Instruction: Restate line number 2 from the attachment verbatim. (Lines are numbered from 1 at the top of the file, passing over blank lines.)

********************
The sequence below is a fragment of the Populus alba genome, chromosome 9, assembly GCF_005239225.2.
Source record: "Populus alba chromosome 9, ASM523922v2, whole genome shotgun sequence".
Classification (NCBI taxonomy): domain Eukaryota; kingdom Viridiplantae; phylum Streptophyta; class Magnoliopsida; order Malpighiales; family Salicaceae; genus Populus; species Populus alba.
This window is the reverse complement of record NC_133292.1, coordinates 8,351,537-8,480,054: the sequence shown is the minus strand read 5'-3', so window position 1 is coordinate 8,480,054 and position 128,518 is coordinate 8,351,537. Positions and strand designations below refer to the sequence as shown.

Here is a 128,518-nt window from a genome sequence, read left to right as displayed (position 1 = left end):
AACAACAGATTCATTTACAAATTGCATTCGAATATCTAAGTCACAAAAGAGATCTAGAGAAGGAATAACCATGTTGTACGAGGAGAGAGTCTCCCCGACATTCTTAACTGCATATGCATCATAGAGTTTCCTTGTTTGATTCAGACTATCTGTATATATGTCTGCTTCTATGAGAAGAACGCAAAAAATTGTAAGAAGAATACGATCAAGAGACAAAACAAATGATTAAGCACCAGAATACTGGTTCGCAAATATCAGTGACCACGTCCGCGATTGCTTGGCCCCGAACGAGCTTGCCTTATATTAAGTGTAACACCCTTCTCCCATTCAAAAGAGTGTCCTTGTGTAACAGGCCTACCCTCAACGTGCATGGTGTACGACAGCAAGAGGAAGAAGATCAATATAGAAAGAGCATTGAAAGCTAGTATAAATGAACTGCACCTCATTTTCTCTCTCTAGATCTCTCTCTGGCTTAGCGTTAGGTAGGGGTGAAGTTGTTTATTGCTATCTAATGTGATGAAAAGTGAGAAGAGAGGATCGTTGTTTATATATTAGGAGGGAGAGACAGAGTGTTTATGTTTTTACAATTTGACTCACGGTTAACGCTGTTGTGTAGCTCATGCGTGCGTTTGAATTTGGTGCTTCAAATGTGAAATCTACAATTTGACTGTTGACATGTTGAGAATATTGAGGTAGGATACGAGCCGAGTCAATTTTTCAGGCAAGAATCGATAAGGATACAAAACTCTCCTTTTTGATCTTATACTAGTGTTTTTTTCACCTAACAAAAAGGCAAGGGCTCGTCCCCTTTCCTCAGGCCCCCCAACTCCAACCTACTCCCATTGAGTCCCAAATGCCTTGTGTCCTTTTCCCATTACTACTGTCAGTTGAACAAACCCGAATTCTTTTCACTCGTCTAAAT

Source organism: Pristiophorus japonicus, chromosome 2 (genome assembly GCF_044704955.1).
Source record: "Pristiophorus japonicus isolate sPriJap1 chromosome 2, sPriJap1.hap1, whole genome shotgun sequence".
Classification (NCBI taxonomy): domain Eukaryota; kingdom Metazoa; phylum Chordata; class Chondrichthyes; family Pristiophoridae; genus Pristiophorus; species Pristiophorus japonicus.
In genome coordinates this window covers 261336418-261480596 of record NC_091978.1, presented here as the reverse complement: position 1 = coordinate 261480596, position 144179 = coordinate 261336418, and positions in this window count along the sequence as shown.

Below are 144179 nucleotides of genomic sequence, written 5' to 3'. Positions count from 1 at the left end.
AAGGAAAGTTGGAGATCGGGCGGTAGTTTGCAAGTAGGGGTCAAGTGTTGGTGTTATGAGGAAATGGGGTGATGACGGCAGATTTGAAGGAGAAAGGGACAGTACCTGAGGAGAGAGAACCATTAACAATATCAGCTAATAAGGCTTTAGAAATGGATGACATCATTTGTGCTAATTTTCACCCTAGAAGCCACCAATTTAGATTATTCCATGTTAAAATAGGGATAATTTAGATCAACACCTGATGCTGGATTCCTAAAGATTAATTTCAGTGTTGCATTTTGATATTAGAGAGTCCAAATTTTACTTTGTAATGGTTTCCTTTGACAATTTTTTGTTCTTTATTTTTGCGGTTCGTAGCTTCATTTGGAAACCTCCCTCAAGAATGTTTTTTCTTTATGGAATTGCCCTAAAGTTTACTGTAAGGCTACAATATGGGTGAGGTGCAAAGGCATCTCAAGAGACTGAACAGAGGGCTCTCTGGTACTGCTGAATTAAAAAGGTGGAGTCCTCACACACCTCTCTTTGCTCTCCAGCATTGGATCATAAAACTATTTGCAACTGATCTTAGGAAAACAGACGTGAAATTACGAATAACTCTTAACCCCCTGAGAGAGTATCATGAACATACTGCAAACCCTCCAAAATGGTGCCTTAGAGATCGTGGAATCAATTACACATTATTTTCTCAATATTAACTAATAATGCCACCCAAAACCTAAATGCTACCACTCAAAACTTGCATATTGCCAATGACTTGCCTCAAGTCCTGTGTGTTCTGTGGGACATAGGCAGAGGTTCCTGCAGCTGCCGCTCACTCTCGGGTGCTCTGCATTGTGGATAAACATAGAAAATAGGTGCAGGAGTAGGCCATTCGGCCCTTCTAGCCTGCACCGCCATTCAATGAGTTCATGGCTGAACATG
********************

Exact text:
Source record: "Populus alba chromosome 9, ASM523922v2, whole genome shotgun sequence".